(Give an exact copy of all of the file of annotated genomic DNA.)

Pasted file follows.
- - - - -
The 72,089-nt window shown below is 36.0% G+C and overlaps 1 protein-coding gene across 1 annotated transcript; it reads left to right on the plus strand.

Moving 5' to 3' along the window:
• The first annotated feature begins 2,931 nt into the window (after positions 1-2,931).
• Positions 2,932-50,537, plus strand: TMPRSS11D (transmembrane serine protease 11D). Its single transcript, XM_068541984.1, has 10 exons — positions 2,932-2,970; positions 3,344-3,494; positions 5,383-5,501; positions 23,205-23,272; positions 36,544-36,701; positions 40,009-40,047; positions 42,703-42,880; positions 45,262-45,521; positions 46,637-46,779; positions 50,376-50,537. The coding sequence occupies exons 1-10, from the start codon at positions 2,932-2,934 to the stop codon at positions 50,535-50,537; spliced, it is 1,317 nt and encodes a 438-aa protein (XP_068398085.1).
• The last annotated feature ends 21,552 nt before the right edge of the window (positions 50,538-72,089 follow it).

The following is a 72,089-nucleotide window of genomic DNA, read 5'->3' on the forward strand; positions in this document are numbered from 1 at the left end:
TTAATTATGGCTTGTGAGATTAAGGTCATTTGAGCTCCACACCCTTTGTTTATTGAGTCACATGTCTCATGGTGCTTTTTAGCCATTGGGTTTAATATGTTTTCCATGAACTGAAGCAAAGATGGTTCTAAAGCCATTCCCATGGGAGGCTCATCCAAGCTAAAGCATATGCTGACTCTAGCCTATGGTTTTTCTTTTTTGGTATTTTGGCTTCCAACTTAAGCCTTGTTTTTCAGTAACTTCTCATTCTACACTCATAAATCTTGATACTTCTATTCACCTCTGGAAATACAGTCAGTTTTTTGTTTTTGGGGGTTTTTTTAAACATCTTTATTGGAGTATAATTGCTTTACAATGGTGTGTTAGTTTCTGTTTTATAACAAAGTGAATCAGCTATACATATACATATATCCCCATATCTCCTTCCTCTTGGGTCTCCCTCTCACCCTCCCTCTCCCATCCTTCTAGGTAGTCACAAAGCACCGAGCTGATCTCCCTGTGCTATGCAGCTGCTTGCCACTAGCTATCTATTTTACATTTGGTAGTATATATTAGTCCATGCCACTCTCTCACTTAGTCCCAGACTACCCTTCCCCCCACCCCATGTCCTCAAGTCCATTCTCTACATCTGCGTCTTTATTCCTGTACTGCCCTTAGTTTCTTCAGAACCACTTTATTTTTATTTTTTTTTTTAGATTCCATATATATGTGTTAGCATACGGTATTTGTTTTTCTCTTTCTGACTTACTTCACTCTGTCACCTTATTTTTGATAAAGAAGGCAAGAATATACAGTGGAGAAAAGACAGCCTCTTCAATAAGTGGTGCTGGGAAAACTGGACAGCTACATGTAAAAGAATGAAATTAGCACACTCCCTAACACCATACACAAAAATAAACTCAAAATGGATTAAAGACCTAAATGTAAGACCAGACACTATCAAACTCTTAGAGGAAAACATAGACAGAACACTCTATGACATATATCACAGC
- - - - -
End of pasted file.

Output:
The 72,089-nt window shown below is 36.0% G+C and overlaps 1 protein-coding gene across 1 annotated transcript; it reads left to right on the plus strand.

Moving 5' to 3' along the window:
• The first annotated feature begins 2,931 nt into the window (after positions 1-2,931).
• Positions 2,932-50,537, plus strand: TMPRSS11D (transmembrane serine protease 11D). Its single transcript, XM_068541984.1, has 10 exons — positions 2,932-2,970; positions 3,344-3,494; positions 5,383-5,501; positions 23,205-23,272; positions 36,544-36,701; positions 40,009-40,047; positions 42,703-42,880; positions 45,262-45,521; positions 46,637-46,779; positions 50,376-50,537. The coding sequence occupies exons 1-10, from the start codon at positions 2,932-2,934 to the stop codon at positions 50,535-50,537; spliced, it is 1,317 nt and encodes a 438-aa protein (XP_068398085.1).
• The last annotated feature ends 21,552 nt before the right edge of the window (positions 50,538-72,089 follow it).

The following is a 72,089-nucleotide window of genomic DNA, read 5'->3' on the forward strand; positions in this document are numbered from 1 at the left end:
TTAATTATGGCTTGTGAGATTAAGGTCATTTGAGCTCCACACCCTTTGTTTATTGAGTCACATGTCTCATGGTGCTTTTTAGCCATTGGGTTTAATATGTTTTCCATGAACTGAAGCAAAGATGGTTCTAAAGCCATTCCCATGGGAGGCTCATCCAAGCTAAAGCATATGCTGACTCTAGCCTATGGTTTTTCTTTTTTGGTATTTTGGCTTCCAACTTAAGCCTTGTTTTTCAGTAACTTCTCATTCTACACTCATAAATCTTGATACTTCTATTCACCTCTGGAAATACAGTCAGTTTTTTGTTTTTGGGGGTTTTTTTAAACATCTTTATTGGAGTATAATTGCTTTACAATGGTGTGTTAGTTTCTGTTTTATAACAAAGTGAATCAGCTATACATATACATATATCCCCATATCTCCTTCCTCTTGGGTCTCCCTCTCACCCTCCCTCTCCCATCCTTCTAGGTAGTCACAAAGCACCGAGCTGATCTCCCTGTGCTATGCAGCTGCTTGCCACTAGCTATCTATTTTACATTTGGTAGTATATATTAGTCCATGCCACTCTCTCACTTAGTCCCAGACTACCCTTCCCCCCACCCCATGTCCTCAAGTCCATTCTCTACATCTGCGTCTTTATTCCTGTACTGCCCTTAGTTTCTTCAGAACCACTTTATTTTTATTTTTTTTTTTAGATTCCATATATATGTGTTAGCATACGGTATTTGTTTTTCTCTTTCTGACTTACTTCACTCTGTCACCTTATTTTTGATAAAGAAGGCAAGAATATACAGTGGAGAAAAGACAGCCTCTTCAATAAGTGGTGCTGGGAAAACTGGACAGCTACATGTAAAAGAATGAAATTAGCACACTCCCTAACACCATACACAAAAATAAACTCAAAATGGATTAAAGACCTAAATGTAAGACCAGACACTATCAAACTCTTAGAGGAAAACATAGACAGAACACTCTATGACATATATCACAGC